[Greasemonkey] greasemonkey for secure data over insecure networks / sites

Godmar Back godmar at gmail.com
Tue Jul 19 01:32:32 EDT 2005


On 7/19/05, Aaron Boodman <zboogs at gmail.com> wrote:
> 
> So, I propose the sandbox approach. GM_xmlhttpRequest will verify that
> URLs it accesses are http or https. I realize this may be brittle and
> failure-prone, we'll have to do our best -- maybe mozilla provides
> interfaces which can help normalize the URLs before we do the check.
>

You probably want to exclude http://localhost/ as well, but see below.
 
> Other than that, I don't believe we have a problem with any of the
> other APIs, and we'll think about future APIs much more carefully.
> 
> The user script code itself will run in the content's security
> principal, which is very low priv, the same context the site itself
> runs in.
> 
> In a previous thread you asked some questions. I'll attempt to answer
> them now, though I admit from the beginning that you know more about
> this than me!
>

Actually, I don't.  I'm as new to Firefox/Mozilla as you are, I only
know that all of these problems were investigated in the context of
Java, and my own research is tangentially related to it.
 
> > Suppose the code contains
> > addEventListener("someevent", function () { .... }, false)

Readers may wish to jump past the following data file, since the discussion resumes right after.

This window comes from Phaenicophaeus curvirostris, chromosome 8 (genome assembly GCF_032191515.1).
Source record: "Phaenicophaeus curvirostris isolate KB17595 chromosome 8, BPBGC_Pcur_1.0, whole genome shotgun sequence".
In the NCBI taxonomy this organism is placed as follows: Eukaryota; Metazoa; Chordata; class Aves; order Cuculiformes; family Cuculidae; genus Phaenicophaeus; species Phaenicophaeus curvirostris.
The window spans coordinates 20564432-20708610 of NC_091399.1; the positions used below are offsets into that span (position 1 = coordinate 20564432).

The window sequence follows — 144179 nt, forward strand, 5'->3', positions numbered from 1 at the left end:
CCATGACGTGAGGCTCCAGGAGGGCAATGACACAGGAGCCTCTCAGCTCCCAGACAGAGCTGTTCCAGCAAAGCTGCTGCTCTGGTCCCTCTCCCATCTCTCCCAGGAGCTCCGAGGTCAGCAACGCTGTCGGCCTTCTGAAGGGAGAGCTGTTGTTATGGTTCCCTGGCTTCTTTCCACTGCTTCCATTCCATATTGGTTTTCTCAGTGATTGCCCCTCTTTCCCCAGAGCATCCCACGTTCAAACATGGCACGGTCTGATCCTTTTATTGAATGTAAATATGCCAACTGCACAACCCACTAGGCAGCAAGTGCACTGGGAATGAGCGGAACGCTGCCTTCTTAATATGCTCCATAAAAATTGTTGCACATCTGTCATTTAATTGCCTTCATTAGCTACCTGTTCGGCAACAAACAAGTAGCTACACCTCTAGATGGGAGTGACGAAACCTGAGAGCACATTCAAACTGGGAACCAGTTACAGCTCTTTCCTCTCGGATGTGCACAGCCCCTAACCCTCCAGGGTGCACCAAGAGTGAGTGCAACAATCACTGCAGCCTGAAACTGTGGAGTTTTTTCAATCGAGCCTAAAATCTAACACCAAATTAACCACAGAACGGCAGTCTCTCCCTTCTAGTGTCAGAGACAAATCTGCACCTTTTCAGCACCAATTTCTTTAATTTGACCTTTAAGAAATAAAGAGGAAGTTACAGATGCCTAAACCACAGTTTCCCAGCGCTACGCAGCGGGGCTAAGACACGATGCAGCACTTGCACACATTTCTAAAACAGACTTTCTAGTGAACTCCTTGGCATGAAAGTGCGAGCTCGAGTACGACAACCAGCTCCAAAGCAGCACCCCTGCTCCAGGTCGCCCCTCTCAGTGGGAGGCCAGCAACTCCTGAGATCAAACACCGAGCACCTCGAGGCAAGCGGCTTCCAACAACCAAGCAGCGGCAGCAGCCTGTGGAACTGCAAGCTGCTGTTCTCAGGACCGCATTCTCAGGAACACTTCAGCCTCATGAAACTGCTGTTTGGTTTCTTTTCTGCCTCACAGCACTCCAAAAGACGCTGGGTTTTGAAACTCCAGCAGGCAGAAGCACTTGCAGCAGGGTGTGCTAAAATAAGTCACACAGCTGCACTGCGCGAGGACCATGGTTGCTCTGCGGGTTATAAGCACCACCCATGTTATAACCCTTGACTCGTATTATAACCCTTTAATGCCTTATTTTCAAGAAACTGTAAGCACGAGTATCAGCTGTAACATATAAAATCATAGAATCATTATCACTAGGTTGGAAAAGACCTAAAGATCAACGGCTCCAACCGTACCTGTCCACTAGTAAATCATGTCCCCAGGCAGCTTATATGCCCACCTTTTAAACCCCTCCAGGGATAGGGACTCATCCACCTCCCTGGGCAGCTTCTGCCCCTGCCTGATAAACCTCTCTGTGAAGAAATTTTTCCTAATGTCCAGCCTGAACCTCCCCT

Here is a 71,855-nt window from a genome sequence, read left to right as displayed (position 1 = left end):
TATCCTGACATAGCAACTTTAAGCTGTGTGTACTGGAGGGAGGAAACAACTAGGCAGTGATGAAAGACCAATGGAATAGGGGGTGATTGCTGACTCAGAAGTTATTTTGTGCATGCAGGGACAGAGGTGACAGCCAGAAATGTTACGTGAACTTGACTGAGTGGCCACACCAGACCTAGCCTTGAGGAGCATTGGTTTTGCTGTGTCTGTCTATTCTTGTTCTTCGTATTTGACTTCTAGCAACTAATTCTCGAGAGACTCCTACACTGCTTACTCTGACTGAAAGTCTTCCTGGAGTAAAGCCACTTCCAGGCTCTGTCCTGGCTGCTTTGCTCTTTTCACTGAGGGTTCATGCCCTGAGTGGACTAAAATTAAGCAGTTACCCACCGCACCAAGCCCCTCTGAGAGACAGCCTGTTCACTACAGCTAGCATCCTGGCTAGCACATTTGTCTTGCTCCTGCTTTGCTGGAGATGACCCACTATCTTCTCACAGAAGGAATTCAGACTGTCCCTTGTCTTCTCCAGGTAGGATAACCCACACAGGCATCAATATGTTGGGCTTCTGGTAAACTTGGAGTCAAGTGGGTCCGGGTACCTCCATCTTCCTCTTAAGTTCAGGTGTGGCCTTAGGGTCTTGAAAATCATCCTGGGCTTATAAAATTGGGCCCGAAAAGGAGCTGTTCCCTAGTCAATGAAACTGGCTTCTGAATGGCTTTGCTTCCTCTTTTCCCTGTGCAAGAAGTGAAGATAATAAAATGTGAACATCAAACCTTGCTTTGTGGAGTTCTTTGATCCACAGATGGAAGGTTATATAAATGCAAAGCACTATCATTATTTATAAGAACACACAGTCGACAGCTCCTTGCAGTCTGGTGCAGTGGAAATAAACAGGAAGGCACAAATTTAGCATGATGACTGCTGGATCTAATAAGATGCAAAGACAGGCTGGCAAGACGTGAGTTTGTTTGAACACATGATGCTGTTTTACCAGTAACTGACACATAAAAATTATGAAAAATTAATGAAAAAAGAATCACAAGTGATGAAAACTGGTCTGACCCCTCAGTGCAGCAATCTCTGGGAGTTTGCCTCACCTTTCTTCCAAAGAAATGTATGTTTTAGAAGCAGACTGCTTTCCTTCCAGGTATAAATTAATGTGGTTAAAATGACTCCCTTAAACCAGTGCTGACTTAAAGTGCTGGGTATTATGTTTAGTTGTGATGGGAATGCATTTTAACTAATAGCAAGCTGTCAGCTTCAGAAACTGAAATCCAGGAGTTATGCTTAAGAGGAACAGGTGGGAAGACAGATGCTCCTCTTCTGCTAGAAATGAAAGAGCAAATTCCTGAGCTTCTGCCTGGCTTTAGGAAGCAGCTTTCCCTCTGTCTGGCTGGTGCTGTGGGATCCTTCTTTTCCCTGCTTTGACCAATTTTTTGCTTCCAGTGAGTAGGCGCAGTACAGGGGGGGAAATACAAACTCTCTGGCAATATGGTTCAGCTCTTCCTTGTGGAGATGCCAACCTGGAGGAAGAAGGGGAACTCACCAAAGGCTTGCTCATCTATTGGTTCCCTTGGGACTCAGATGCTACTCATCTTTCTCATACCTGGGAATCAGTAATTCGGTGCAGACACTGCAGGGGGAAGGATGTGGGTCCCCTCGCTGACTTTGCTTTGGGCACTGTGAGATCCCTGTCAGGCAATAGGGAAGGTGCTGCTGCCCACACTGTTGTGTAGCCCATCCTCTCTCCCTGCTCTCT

> > or
> > setTimeout(10, function () { ... })
> >
> > In which security context will those functions execute?
> 
> As you said, it depends on the root of the stack. In both these cases,
> user scripts don't have access to (namespace approach) any objects
> which could exceute in a context other than content. Specifically it's
> |window|setTimeout and |DOMNode|addEventListener. Both of those are in
> the content's security context.
> 

Does this then mean that a GM script (using the sandbox approach)
could not access GM_xmlhttprequest *except* from within the code that
is initially executed via "evalInSandbox", but not in code/closure
that is executed later when a user interacts with a greased page?
(these questions can be answered by experimentation)

 - Godmar


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